THG @SXSW: Salary Negotiation Secrets No One Ever Taught You

In preparation for next month’s SXSW Interactive, we’re profiling the Hired Guns who will be presenting. Up for today is Jim Hopkinson, the Salary Tutor, who will cover something very near and dear to our heart — getting paid what you deserve.

Salary Tutor: Become a Salary Negotiation Rockstar
Saturday, March 10, 12:30
Presenter: Jim Hopkinson

Your Twesume
(your resume in 140 characters or less):

I’m an author, speaker, and teacher on the subjects of new media, branding, and career development. Runner, sports fan, geek, city-dweller.

Why did you want to speak at SXSW?
I’ve attended SXSW the last three years, and have thrived off of the energy, the people, and learning about “what’s next.” I wanted the chance to give back to others. Since I love to speak and had something to talk about this year, I applied and got accepted.

Who’s your talk for? (Who do you want to show up?) 
I joke that my presentation is only for people who want to make more money at their jobs — anyone wanting to decrease their income should probably pass. While I feel that it will be beneficial for recent grads, entrepreneurs, and experienced professionals alike, probably the people with the most to gain are those in their 20s who are going for their second or third job.

What will people walk away learning from you? 
People will walk away with three things: 1) An overview of the latest job-market trends, 2) Useful salary negotiation tips based on FBI hostage negotiation techniques, and 3) A good laugh once they see a badass photo of me from high school leaning against a baby-blue 1975 Dodge Dart.

What do you hope you learn from your SXSW experience? 
I think it’s easy for people to get caught up in their own world throughout the year: in my case, living a very New York–centric lifestyle. The best part about the experience is going to Austin with an open mind, hearing new ideas and stories from people in Silicon Valley or San Antonio or Singapore, and by the end of the week starting to see a common thread emerge.

Any lessons learned from past years?
The #1 lesson is not to try and do too much. You can’t see every presentation and go to every party, so go for quality connections with great people. Oh, and when you hear a rumor that the Foo Fighters are playing a free show at a small venue, get in line immediately (still angry I only caught the last 15 minutes of their hour-long show last year).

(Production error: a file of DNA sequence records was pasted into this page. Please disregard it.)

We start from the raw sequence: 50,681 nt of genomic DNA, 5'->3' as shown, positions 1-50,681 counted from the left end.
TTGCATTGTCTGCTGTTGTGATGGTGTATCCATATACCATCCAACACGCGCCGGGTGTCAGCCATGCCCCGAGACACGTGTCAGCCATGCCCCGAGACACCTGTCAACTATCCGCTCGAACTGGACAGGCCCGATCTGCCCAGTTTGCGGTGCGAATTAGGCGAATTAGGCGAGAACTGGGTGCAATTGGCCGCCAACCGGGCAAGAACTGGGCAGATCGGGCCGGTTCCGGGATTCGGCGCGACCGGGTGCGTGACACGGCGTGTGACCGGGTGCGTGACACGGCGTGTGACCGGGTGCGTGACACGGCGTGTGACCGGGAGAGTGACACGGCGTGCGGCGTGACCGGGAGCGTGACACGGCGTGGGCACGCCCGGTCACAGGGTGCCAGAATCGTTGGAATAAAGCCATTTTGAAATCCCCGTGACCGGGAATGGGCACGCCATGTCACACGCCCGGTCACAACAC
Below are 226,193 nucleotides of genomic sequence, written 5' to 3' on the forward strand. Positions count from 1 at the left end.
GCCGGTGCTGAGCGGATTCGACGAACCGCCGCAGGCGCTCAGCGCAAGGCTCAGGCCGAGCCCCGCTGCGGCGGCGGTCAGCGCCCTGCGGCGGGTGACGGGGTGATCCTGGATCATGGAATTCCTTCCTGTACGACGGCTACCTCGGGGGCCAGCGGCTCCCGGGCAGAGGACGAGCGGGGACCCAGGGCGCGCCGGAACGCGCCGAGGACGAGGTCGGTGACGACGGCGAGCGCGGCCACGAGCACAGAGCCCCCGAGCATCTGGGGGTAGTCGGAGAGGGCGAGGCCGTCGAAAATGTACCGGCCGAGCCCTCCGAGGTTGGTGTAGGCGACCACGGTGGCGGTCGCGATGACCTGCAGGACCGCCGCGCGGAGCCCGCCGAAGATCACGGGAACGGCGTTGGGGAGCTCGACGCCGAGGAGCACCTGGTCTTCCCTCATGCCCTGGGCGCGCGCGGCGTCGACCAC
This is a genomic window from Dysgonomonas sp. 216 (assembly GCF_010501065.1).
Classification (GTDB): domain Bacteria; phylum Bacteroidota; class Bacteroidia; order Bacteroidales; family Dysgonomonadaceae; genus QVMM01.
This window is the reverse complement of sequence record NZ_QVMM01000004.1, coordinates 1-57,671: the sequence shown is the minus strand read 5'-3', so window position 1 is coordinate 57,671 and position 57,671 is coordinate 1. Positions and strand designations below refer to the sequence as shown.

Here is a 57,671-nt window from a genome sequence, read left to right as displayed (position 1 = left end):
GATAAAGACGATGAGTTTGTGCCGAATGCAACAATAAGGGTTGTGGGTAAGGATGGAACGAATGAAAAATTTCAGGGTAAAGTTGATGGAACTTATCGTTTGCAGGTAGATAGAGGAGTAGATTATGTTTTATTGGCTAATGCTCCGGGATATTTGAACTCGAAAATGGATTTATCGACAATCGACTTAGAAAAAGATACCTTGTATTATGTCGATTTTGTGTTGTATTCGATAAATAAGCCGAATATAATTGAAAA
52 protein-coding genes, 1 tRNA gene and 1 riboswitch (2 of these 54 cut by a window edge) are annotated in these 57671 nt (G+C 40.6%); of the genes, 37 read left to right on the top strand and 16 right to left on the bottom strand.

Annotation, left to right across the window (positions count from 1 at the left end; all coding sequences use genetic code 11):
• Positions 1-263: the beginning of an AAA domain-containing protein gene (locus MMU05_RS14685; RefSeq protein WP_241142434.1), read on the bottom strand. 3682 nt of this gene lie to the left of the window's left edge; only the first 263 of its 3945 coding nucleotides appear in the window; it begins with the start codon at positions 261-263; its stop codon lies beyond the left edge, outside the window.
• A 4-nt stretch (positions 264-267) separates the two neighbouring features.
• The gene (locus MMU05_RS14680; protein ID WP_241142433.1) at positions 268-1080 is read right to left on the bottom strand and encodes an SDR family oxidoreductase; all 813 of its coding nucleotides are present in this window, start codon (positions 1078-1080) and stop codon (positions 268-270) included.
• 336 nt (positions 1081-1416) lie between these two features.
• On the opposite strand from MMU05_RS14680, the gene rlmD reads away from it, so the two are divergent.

Any inside skinny on Austin (especially its nightlife) that you’d like to share? 
My nightlife advice is the same as the previous question — there’s enough going on that you can find something good without waiting in line and then having a beer spilled on you. And if you forgo the nightlife scene completely, there’s a SXSW runner’s group that meets in the morning for a run along the river. Scenic views, and a great way to work off a hangover.

Any other panels that you’re especially looking forward to?
I start by filling out my schedule by attending panels of people that I know, and then try to hit all the keynotes and anything else that grabs my attention. When in doubt, I lean toward solo presenters vs. multi-person panels, since I feel you get more bang for your buck. Beyond that, I’ve learned not to try to organize too much — some days you’ll miss the one speech you really wanted to see (and later find out it stunk anyway), while the most rewarding ones can be a spur-of-the-moment decision that you duck into with no idea what to expect.

About this Gun

Jim Hopkinson

Jim Hopkinson

is an author, blogger, runner, and digital media guy living in New York City. Salary Tutor, his book about salary negotiation secrets, has been featured in The Wall Street Journal, Yahoo Finance, and the New York Post. He hosts The Hopkinson Report, a podcast about new media, technology, branding, and helping people pursue their ideal career and lifestyle. His energetic approach has been called "audible caffeine." The former marketing director for, Jim teaches a social media class at NYU. Believing that every job-seeker should own their own domain name, Jim created, a step-by-step tutorial that shows how to create a website in 7 minutes.Follow @salarytutor.